How do you know how many of each product to put on your store’s shelves? Does a product sell well because it has pride of place, or would it sell well wherever you position it? These questions have been plaguing store owners and CPGs (consumer packaged goods) companies for years. But now there’s a way to answer them.
Deciding how many of each product to place on which shelf is one of the biggest decisions facing retail store managers. The placement and distribution of a brand’s SKUs (stock keeping units) can determine whether a product sinks or swims. So it’s no surprise that manufacturers spend considerable money and resources to secure the prime spots. According to a recent report by the University of Chicago, store occupancy costs range from $20/square foot for dry grocery shelf space to $70/square foot for frozen goods — that latter figure is about the same as real estate property in Mobile, Alabama.
It’s a delicate balancing act. Allocating too many facings will be a waste of space, while too few will mean out of stocks, and hence lost sales. Space elasticity of demand is complex because there are many variables to consider: not only the quantity of space allocated to the product, but also the quality of that space (incorporating the store location, shelf height, adjacency to other products, etc.). These all influence demand.
Thankfully, data science is shedding new light on the concept, giving CPGs and retailers greater insights into the optimum positioning for different products.
Elastic fantastic: Data science, EPOS and finding the inflection point
CPGs and retailers are under more pressure than ever — established brands are under fire from an influx of ‘craft’ newcomers, while big box retailers face a challenge from discount stores. Hence, it’s more important than ever that CPGs and retailers work together to maximize return on space. This is where data science comes in.
Using new image recognition and artificial intelligence technology, both can collect masses of shelf data (like product placement, shelf share etc.) and combine this with EPOS (electronic point of sale) data. Thanks to state-of-the-art data mining techniques driven by sophisticated algorithms, this raw data can then be utilized to measure, map and utilize space elasticity and improve returns on space.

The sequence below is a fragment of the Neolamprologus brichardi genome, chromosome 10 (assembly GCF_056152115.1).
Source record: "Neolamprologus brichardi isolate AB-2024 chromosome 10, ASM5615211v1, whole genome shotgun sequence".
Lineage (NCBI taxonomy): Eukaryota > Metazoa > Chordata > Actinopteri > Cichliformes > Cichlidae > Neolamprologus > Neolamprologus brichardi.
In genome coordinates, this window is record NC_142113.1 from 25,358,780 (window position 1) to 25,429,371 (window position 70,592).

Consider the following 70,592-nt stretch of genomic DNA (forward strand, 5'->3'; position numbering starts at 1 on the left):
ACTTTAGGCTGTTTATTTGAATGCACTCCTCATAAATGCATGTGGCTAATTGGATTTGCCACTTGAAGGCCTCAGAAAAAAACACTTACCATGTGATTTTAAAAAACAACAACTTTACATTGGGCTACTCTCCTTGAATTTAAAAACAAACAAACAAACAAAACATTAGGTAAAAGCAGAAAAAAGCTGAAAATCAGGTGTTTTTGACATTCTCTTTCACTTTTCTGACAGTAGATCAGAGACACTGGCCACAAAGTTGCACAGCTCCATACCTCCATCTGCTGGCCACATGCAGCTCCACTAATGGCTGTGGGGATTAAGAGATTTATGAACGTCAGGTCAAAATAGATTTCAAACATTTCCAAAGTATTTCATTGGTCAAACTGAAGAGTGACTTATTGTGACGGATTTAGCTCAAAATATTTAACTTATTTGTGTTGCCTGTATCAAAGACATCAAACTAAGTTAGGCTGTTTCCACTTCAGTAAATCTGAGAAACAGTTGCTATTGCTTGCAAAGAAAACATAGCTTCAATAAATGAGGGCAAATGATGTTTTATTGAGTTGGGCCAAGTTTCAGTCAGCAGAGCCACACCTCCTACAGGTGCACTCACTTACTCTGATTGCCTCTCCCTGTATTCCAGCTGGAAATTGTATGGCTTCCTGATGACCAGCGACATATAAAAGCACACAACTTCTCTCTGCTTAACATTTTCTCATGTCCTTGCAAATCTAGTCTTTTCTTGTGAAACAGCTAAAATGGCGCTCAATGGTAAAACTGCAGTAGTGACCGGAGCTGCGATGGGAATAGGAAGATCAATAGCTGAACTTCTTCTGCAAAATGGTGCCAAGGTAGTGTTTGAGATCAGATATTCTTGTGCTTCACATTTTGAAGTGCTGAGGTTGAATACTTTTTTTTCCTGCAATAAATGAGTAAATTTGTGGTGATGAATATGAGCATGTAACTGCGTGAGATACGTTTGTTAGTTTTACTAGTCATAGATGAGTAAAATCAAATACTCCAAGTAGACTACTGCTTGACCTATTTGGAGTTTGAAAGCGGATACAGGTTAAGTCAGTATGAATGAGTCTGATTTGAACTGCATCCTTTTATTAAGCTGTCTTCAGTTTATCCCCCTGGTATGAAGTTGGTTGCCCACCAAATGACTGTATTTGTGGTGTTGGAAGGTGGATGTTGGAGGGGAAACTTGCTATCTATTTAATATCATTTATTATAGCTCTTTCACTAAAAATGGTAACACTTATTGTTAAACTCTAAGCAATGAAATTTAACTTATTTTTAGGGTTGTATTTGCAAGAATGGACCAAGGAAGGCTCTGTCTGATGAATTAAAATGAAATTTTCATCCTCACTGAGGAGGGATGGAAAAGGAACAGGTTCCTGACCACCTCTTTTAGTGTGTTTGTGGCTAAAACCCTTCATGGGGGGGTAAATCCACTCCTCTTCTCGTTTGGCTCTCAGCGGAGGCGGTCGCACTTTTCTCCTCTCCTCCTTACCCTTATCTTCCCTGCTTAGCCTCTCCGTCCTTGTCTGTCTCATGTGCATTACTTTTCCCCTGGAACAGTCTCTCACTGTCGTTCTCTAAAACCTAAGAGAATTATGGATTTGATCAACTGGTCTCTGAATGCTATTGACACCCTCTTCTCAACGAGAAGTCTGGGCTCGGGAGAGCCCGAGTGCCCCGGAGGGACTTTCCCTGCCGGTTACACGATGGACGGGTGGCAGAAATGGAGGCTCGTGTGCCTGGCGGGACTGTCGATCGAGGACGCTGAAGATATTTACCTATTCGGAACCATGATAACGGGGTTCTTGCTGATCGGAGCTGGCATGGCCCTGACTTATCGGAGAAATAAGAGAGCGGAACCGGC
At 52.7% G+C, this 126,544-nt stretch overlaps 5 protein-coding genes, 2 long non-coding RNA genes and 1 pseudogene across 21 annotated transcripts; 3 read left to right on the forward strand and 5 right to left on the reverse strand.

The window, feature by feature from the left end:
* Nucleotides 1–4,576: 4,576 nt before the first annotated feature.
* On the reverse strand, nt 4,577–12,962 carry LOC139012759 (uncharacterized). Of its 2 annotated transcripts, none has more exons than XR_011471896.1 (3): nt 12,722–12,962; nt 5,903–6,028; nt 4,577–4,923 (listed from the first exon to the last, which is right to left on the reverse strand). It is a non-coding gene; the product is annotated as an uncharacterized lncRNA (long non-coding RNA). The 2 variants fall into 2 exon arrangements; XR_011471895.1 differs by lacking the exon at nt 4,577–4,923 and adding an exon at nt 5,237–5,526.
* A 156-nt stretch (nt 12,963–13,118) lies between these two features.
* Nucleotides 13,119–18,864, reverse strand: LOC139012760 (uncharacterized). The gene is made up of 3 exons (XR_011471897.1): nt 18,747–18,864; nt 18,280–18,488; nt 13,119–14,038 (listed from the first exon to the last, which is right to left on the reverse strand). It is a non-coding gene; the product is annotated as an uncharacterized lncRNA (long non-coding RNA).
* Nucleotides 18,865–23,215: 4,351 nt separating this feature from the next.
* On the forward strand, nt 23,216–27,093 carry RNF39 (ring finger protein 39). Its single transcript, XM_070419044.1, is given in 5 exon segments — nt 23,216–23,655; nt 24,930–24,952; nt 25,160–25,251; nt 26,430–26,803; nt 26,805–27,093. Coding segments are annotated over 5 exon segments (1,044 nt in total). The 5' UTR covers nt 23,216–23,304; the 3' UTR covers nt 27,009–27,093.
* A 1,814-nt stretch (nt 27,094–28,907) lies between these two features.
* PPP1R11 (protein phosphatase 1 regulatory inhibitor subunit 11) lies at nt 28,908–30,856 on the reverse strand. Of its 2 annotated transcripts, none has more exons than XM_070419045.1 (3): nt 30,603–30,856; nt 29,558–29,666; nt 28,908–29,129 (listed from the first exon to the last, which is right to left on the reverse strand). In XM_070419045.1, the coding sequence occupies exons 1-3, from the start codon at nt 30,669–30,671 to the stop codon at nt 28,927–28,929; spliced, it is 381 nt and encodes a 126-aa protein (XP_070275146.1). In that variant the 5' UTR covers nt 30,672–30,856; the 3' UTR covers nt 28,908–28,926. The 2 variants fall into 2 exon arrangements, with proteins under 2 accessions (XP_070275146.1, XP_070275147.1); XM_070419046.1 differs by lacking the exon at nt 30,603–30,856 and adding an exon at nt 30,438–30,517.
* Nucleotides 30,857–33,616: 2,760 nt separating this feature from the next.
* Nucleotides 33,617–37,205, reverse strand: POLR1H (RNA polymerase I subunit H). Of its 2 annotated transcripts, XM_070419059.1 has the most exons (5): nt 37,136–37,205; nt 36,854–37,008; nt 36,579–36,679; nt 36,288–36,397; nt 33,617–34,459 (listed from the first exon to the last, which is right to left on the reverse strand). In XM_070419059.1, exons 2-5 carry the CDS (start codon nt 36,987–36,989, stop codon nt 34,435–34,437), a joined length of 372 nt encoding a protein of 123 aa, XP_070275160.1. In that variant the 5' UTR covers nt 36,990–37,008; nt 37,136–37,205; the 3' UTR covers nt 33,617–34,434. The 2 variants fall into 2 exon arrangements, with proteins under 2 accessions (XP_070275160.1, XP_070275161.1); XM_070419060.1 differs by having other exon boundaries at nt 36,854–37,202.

The key is to find each product’s ‘inflection point’ — this is the point where increased shelf space has a diminishing return on sales. Say a shelf with 10 facings of packs of potato chips generates 10 per cent additional revenue with every additional facing on the shelf. But the rate of revenue increase drops to 2 per cent beyond the fifth additional facing, and to 1 per cent beyond the 12th. The inflection point would be 15 facings, when sales increase by 50 per cent.
Once retailers and CPGs know this, they can identify which products are below their inflection point and which are above. They can then re-allocate shelf space accordingly to maximize return.
It might seem like a small change, but it can make a big difference to your bottom line. A leading retailer in Australia worked together with the CPG category leader in the salty snack category, to identify 48 SKUs which were below their inflection point. If these SKUs were together given 22 per cent more space, sales would increase by $61 million a year. Conversely, 87 SKUs had more space than they needed, and that would be better used by other products. Deallocating this space cost $23 million a year, providing a net sales opportunity of $38 million. Which would make a big difference to any company.
Making space for change: Giving yourself the best chance of success
Space elasticity is a complex problem. With so many factors, both internal and external, it’s impossible to ever really know what the impact of all these variables is. But data science is the best chance retailers and CPGs have of allocating their shelf share to maximizes sales.
To request for a consultation on how data science can work for you, click here.